Diana Isaacs, PharmD, BCPS, BCACP, BC-ADM, CDCES: According to the American Diabetes Association (ADA) Standards of Care, hypoglycemic risk and occurrence of hypoglycemia should be reviewed at every visit, regardless of the patient's duration of diabetes.[1] Ask your patients with diabetes if they've had a recent hypoglycemic event and confirm that they have an action plan in place.

Medscape: Which patients are at the highest risk for hypoglycemia?

Dr Isaacs: In general, this would include all patients with type 1 diabetes (T1D), insulin-requiring patients with type 2 diabetes (T2D), and patients taking sulfonylureas (SUs).[1,2] Any patient with reduced ability to recognize hypoglycemic symptoms and effectively communicate their needs is also at high risk.[1]

Medscape: How does the ADA define severe hypoglycemia?

Dr Isaacs: The ADA divides hypoglycemia into 3 different levels. Level 1 and level 2 hypoglycemia are defined by numeric thresholds; level 2 is a blood glucose (BG) < 54 mg/dL (3.0 mmol/L), and level 1 is BG ≥ 54 mg/dL and < 70 mg/dL (< 3.9 mmol/L). Level 3, severe hypoglycemia, is defined as an event requiring assistance from someone else to treat the hypoglycemic episode.[1] In a conscious person, first-line treatment is to take 15 grams of glucose[2] in the form of glucose tablets, hard candy, juice, or soda, whereas a patient with severe hypoglycemia may have hypoglycemic unawareness or could be unconscious, and therefore assistance from someone else to treat the episode is necessary.

Medscape: Who should be prescribed glucagon to treat hypoglycemia?

Dr Isaacs: Anyone at increased risk for level 2 or 3 hypoglycemia should be prescribed glucagon so that it is available if needed.[1] As previously mentioned, this includes all patients with T1D, insulin-requiring patients with T2D, and patients taking SUs.[2]

Medscape: What formulations of glucagon are available for the treatment of severe hypoglycemia?

Dr Isaacs: Until recently the only glucagon option was the glucagon emergency kit. Although effective, this formulation requires reconstitution before injection, posing a barrier to quick administration in emergencies.[2] Now multiple user-friendly formulations of glucagon are available that do not require reconstitution. Two injectable products -- stable liquid glucagon and dasiglucagon -- are available as either a ready-to-use prefilled syringe or an autoinjector. There is also nasal glucagon, which is a dry powder administered directly into a person's nose. Because the new options do not require reconstitution, they are easier to administer than the emergency kit.[2]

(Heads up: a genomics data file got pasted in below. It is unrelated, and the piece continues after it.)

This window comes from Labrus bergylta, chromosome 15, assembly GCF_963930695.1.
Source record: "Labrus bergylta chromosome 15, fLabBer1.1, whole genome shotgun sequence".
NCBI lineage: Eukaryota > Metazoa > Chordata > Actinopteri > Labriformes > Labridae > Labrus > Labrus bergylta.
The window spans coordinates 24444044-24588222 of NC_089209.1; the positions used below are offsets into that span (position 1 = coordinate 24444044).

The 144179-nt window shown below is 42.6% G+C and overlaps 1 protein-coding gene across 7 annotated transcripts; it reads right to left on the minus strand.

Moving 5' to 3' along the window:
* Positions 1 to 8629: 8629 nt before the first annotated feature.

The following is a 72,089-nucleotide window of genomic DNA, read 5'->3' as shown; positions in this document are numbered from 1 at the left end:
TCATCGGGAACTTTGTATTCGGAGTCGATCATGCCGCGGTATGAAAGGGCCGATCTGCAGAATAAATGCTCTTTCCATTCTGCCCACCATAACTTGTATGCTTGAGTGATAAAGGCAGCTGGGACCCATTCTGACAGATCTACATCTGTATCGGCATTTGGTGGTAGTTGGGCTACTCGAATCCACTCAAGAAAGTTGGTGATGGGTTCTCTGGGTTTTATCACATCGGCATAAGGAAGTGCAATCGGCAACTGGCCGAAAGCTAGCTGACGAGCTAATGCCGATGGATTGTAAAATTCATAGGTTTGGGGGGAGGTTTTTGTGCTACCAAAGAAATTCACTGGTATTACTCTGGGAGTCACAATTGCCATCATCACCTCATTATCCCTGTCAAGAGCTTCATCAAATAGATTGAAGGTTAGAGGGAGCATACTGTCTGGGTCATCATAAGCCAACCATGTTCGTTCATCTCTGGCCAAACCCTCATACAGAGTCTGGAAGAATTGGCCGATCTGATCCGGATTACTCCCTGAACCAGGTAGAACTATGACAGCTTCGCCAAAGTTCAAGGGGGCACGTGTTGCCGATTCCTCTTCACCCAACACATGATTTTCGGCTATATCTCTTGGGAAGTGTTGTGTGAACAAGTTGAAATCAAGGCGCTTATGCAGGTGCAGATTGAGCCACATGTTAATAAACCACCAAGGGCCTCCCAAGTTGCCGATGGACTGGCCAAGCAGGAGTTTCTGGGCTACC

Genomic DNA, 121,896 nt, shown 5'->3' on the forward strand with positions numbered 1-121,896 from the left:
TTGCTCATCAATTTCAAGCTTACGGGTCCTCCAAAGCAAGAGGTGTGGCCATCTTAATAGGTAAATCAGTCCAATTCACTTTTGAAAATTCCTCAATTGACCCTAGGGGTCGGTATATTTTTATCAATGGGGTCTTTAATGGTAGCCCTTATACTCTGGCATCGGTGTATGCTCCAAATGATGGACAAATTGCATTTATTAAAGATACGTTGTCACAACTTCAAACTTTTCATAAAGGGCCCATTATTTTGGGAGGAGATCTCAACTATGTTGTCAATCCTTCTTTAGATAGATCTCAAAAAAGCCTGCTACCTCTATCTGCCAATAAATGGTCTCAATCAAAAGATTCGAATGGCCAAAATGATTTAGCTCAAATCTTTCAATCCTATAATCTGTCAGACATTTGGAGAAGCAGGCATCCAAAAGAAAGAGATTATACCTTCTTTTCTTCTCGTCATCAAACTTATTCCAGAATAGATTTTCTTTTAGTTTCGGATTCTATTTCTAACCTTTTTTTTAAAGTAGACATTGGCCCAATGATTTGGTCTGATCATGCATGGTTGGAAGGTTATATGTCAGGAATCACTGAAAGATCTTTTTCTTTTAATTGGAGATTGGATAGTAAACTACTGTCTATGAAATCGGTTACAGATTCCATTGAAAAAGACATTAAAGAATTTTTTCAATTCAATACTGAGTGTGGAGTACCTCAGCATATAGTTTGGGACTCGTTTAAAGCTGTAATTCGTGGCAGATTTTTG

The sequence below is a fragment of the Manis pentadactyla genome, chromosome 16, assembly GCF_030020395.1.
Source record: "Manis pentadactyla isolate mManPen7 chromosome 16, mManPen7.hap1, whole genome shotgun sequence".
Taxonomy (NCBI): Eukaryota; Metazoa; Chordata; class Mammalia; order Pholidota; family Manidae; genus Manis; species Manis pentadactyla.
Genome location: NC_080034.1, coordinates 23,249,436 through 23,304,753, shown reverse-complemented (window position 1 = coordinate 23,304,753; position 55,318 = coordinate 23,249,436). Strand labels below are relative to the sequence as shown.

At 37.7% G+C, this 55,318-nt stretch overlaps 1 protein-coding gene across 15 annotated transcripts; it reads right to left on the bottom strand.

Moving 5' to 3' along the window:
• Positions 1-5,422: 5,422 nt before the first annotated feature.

Medscape: In your experience, are prescribers of the glucagon emergency kit aware of the newer formulations?

Dr Isaacs: I find prescribers are either not familiar with the newer glucagon formulations or, if they're aware, they assume that the newer formulations won't be covered by insurance. Pharmacists can proactively inform the provider of a patient's coverage or initiate a prior authorization. Although it takes some extra steps, it is worth it to overcome administration barriers.

Medscape: Are there notable differences between the formulations other than their mode of administration?

Dr Isaacs: Yes. Pharmacists need to be aware of the specific ages for use and doses of each glucagon formulation (Table 1). Nasal glucagon is available in a 3.0-mg dose for use in patients 4 years and older.[3] Stable liquid glucagon is available in 0.5-mg and 1.0-mg doses. Dosing is weight- and age- dependent; 0.5 mg is indicated from 2 years old to < 12 years old and < 45 kg; and 1.0 mg is indicated for 12 years and older or if over 45 kg.[4] Dasiglucagon is available in a 0.6-mg dose and can be used in patients 6 years and older.[5]

Table 1. Glucagon Rescue Medications for Diabetes-Related Hypoglycemia [3-6]



Dose Range





Pediatric (Age/
Weight Dosing)


Injection requiring mixing of glucagon powder[6]

1.0-mg/1-mL vial + syringe

1 mg

< 6 years or < 25 kg: 0.5 mg

≥ 6 years or > 25 kg: 1.0 mg

All ages approved

SC or IM administration

Nasal glucagon powder[3]

3.0-mg intranasal device

3 mg

< 4 years: not recommended

≥ 4 years: 3.0 mg

Approved age ≥ 4 years

Nasal administration

Injectable liquid stable glucagon[4]

0.5-mg/1.0-mg prefilled syringe or 0.5-mg/1.0-mg autoinjector

1 mg

< 2 years: not recommended

2 years to 12 years: < 45 kg: 0.5 mg or ≥ 45 kg: 1.0 mg

≥ 12 years: 1.0 mg

Approved ≥ 2 years